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Over 10,000 properties in the UK now generate electricity through the use of solar panels on the roof of the property.
Solar panels are seen as a cheap and environmentally friendly source of electricity and income, with payment being received from energy suppliers for unused electricity being sold to the National Grid.
The price of solar panels and the associated micro generation converters are getting lower all of the time, and so installing these systems is becoming an increasingly attractive investment.
However, there are certain things that you need to consider before committing to installation:
- Is your property suitable – does it have a south or westerly-facing roof large enough to justify the expense of the installation? Are there any shadows caused by chimneys, etc? Will the panels interfere with later development plans for the property, such as loft conversions?
- Is the roof structurally safe enough to take the weight of the panels and do you have the space for the converter apparatus?
- What is the energy rating of your property? Most properties that have been sold in the last few years will have an energy performance certificate (EPC). Your EPC rating will determine the level of feed in tariff you will receive for unused electricity that is sold to the National Grid.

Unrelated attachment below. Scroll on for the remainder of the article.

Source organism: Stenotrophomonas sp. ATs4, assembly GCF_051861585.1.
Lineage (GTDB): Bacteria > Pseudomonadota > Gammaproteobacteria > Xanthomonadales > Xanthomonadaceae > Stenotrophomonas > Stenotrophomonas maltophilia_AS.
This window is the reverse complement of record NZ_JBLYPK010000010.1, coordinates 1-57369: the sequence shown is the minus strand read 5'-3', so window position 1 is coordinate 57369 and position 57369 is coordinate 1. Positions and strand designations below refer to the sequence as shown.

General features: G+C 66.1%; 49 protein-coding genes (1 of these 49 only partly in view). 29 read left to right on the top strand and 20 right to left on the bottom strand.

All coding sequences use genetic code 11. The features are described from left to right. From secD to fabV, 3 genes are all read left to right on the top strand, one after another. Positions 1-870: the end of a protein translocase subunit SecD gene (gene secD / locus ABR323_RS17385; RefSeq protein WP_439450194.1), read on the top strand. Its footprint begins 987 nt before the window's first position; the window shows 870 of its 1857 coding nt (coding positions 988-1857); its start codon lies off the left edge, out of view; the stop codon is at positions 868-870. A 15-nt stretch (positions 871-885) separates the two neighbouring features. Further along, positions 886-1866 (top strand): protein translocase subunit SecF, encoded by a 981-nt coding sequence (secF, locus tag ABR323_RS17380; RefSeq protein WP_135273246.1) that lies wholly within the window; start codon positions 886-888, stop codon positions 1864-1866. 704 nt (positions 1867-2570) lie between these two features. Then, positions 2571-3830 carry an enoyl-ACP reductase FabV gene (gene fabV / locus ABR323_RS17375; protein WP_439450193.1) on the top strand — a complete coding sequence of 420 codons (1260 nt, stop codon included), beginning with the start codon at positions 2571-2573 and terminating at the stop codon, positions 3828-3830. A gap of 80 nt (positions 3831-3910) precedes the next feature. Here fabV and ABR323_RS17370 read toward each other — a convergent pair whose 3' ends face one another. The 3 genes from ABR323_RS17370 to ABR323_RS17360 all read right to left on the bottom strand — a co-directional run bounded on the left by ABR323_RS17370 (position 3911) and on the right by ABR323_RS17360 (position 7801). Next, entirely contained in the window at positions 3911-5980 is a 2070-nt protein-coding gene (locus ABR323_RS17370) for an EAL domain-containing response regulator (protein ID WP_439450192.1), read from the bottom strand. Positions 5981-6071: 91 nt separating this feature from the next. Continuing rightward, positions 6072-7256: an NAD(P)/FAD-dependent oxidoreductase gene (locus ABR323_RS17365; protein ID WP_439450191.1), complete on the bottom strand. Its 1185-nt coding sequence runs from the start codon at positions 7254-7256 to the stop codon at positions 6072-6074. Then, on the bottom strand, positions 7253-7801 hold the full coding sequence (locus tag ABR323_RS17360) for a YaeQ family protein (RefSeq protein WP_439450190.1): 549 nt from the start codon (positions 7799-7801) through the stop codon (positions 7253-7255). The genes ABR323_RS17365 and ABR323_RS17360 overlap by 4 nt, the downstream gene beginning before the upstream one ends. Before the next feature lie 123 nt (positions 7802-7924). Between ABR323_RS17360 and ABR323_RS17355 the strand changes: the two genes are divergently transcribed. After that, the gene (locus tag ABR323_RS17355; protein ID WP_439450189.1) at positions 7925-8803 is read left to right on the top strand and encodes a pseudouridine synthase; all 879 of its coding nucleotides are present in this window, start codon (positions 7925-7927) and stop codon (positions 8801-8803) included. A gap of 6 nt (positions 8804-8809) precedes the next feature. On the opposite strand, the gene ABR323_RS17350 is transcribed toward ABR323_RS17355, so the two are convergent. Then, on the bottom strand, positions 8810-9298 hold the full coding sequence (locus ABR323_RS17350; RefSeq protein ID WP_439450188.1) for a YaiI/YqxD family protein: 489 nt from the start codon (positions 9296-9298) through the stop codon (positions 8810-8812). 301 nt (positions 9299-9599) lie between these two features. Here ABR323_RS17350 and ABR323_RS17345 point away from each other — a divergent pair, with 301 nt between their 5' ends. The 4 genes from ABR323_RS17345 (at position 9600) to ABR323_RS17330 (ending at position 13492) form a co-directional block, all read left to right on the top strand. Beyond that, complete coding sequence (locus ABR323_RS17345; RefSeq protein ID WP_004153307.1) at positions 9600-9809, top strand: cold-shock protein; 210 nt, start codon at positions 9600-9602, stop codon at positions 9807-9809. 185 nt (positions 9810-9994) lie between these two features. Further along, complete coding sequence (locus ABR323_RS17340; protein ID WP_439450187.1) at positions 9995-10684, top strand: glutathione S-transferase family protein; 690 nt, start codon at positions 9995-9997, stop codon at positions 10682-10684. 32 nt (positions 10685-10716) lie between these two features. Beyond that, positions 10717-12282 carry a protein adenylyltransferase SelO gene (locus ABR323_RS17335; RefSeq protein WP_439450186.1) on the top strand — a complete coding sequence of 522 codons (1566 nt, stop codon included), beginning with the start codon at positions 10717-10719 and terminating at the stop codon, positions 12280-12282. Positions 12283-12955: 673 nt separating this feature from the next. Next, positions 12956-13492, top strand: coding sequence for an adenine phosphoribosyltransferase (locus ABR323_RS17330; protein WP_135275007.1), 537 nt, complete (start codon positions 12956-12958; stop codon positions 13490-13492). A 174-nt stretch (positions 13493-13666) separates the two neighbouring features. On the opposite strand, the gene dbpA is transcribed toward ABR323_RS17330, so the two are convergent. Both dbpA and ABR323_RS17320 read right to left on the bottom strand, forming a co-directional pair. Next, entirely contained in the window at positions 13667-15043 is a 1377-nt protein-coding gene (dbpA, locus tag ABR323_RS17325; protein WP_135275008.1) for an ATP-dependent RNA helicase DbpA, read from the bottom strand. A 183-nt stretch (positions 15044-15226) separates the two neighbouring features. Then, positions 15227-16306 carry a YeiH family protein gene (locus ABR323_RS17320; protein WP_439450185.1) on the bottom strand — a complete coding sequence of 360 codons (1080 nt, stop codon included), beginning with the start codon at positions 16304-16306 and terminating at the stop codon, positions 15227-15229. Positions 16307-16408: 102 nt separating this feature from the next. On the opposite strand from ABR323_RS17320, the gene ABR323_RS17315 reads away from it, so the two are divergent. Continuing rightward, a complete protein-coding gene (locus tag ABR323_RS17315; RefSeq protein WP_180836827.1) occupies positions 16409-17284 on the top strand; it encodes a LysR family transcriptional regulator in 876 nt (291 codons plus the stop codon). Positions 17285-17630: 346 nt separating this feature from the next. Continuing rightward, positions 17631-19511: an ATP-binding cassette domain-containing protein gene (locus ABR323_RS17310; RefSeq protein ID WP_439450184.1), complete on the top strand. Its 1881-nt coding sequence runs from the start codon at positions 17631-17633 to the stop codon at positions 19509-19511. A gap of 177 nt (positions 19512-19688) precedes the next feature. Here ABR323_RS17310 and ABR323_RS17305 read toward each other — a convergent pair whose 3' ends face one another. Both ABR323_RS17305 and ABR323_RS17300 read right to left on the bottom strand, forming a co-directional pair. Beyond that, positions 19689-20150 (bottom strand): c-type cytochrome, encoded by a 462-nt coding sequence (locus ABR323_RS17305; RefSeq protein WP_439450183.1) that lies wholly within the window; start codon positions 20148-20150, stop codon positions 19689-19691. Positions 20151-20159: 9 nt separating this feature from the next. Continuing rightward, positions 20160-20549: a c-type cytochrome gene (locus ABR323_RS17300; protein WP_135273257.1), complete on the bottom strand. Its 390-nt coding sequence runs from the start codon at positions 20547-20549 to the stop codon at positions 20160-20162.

- What deal does your existing energy supplier offer in relation to FITs and will you need to make separate arrangements with other suppliers?
- Are there any planning permission issues? Are there any restrictions on your deeds regarding structural alterations or altering the outside appearance of your property?
- Will an upgrade of the electrical system at the property be needed?
- Does your building society consent to the structural alteration to the property? You will need to inform your lender even if you are paying cash for the panels. If you are not paying cash, but are entering into a lease agreement, it is essential that you contact your lender at an early stage for approval and also take legal advice on the terms of the draft lease. Not all agreements are acceptable to all lenders and you may be restricting your options regarding remortgaging or selling the property in the future.
- Make sure that you get the permission of your insurers to the alter the property.
- If your property is leasehold, you must obtain the permission of your landlord.
Solar panels will clearly become more popular in the future and will be part of a range of options open to householders to micro-generate electricity from renewable sources.
However, before committing, ensure that you have answers to the questions above to ensure that no complications arise at a later date.